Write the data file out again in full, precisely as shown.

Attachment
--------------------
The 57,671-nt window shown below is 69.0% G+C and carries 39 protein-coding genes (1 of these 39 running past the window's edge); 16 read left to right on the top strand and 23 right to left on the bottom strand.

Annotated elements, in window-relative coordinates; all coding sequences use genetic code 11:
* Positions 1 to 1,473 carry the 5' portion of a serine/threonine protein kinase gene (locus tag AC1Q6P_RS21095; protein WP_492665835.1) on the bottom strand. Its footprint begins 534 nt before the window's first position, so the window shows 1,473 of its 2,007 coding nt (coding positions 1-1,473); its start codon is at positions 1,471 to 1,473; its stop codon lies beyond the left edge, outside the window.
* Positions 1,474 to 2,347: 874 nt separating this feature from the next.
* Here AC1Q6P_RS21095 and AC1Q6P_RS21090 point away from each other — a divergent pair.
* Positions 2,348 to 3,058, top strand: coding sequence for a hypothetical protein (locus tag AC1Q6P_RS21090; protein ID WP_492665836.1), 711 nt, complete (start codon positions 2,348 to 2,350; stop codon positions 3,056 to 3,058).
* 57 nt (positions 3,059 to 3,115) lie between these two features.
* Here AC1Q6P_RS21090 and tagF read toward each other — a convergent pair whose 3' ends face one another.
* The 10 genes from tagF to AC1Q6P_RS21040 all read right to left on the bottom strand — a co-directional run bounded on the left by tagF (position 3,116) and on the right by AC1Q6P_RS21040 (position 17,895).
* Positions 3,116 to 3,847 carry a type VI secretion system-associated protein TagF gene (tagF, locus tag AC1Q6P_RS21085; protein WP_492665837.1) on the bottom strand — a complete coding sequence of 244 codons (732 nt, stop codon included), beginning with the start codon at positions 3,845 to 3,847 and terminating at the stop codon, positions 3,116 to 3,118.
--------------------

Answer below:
The 57,671-nt window shown below is 69.0% G+C and carries 39 protein-coding genes (1 of these 39 running past the window's edge); 16 read left to right on the top strand and 23 right to left on the bottom strand.

Annotated elements, in window-relative coordinates; all coding sequences use genetic code 11:
* Positions 1 to 1,473 carry the 5' portion of a serine/threonine protein kinase gene (locus tag AC1Q6P_RS21095; protein WP_492665835.1) on the bottom strand. Its footprint begins 534 nt before the window's first position, so the window shows 1,473 of its 2,007 coding nt (coding positions 1-1,473); its start codon is at positions 1,471 to 1,473; its stop codon lies beyond the left edge, outside the window.
* Positions 1,474 to 2,347: 874 nt separating this feature from the next.
* Here AC1Q6P_RS21095 and AC1Q6P_RS21090 point away from each other — a divergent pair.
* Positions 2,348 to 3,058, top strand: coding sequence for a hypothetical protein (locus tag AC1Q6P_RS21090; protein ID WP_492665836.1), 711 nt, complete (start codon positions 2,348 to 2,350; stop codon positions 3,056 to 3,058).
* 57 nt (positions 3,059 to 3,115) lie between these two features.
* Here AC1Q6P_RS21090 and tagF read toward each other — a convergent pair whose 3' ends face one another.
* The 10 genes from tagF to AC1Q6P_RS21040 all read right to left on the bottom strand — a co-directional run bounded on the left by tagF (position 3,116) and on the right by AC1Q6P_RS21040 (position 17,895).
* Positions 3,116 to 3,847 carry a type VI secretion system-associated protein TagF gene (tagF, locus tag AC1Q6P_RS21085; protein WP_492665837.1) on the bottom strand — a complete coding sequence of 244 codons (732 nt, stop codon included), beginning with the start codon at positions 3,845 to 3,847 and terminating at the stop codon, positions 3,116 to 3,118.